i, like john berryman, am a published poet
Me, I don't like to be kicked in the head. But proverbially, it's pretty good! And a kick in the head is, my friends the League of Concerned Citizens about Literature had a thing where they wanted submissions for this public health project. Poems about toothbrushing or safe sex or handwashing and stuff like that.
So a long time ago I sent them a thing I wrote about handwashing. And I just now heard that it will be published on some kind of placards somewhere and put somewhere for people to see while they wash their hands!
Maybe everybody who sent something in gets to be on something somewhere. OR MAYBE MY POEM IS AWESOME. Or maybe the pickings were skinny.
This is my poem:
I Sing of Soaps and the Hand
This isn't a poem, it's a fact. I sing of soaps and the hand. I will tell you about the greatest handwashing of my life. It was at Mrs. Newoman's office, in her house which she shared with her small grandson.
The soap: Jason's Lavender. The handtowel: old, small and violet. On the sink: a little blank mother goddess and child doll. By the sink: a little red stepstool for the boy I never saw. In the tub: boats. On the window: hanging necklaces. Through the window: leaves. What it was like: who says I cannot wash my hands twice? What it was like: does it matter that I am too tall for this stepstool? What it was like: I will stand on the stepstool, stoop and soap. I bought a little mother goddess, I bought Jason's Lavender soap. I installed them in my bathroom.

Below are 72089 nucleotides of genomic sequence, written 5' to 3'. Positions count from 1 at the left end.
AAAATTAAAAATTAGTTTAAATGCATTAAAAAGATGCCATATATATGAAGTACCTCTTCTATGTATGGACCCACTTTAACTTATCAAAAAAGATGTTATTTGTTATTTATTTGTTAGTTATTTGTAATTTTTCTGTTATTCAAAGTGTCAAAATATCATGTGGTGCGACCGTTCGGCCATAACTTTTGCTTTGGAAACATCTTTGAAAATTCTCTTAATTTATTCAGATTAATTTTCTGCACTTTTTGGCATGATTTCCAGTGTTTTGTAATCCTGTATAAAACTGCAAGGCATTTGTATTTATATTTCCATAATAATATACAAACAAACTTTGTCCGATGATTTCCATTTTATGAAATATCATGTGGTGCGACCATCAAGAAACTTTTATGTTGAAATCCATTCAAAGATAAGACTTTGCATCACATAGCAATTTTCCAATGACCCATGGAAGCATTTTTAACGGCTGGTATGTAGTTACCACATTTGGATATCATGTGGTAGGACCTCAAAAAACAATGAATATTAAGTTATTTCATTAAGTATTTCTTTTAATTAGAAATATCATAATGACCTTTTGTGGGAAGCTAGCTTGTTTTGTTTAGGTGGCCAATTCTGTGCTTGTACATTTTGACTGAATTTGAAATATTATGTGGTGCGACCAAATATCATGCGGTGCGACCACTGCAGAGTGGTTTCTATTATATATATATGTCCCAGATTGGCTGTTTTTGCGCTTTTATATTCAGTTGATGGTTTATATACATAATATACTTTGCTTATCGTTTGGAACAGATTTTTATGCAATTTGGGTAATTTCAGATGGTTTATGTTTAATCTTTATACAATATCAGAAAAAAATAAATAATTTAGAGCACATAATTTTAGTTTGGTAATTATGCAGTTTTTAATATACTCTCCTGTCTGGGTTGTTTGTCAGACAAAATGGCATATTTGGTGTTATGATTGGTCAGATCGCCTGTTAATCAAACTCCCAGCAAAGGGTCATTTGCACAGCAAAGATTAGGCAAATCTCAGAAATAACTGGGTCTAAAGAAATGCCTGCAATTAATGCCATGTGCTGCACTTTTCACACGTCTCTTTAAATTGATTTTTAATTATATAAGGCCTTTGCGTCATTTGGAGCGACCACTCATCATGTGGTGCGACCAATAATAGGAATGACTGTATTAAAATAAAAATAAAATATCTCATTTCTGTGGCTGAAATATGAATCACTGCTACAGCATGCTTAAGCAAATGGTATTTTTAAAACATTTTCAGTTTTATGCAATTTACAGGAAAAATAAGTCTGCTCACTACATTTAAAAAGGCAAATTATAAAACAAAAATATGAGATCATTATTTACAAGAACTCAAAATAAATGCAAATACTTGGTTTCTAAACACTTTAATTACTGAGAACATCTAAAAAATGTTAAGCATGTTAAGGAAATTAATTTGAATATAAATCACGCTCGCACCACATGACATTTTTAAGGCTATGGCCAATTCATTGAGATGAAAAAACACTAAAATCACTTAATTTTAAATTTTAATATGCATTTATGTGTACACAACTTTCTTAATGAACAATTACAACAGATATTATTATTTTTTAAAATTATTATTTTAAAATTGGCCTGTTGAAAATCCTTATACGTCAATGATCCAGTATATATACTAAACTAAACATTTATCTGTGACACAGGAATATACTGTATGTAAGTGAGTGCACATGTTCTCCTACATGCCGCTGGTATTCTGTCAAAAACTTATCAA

But you know and I know that it was not the same.
But far more awesome is this scrap of a John Berryman poem. Never read him until tonight. This bit is from The Dream Songs. It's my new something. My new anthem or something! It also would be my new email signature if it fit. But it's too long. But I might tack it on to some emails anyway. I would like to be associated with it. Dave showed these poems to me, and then had me listen to a recording of John Berryman reading one of his poems. I would link you to it but I don't know where we were and Dave is asleep now. But I bet you can make that happen if you really want it to. AND YOU REALLY WANT IT TO.
I don't operate often. When I do,
persons take note.
Nurses look amazed. They pale.
The patient is brought back to life, or so.
And now, because I imagine that you enjoy good things as much as I do,
LOOK AT FINN, who is apparently a poem about toothbrushing: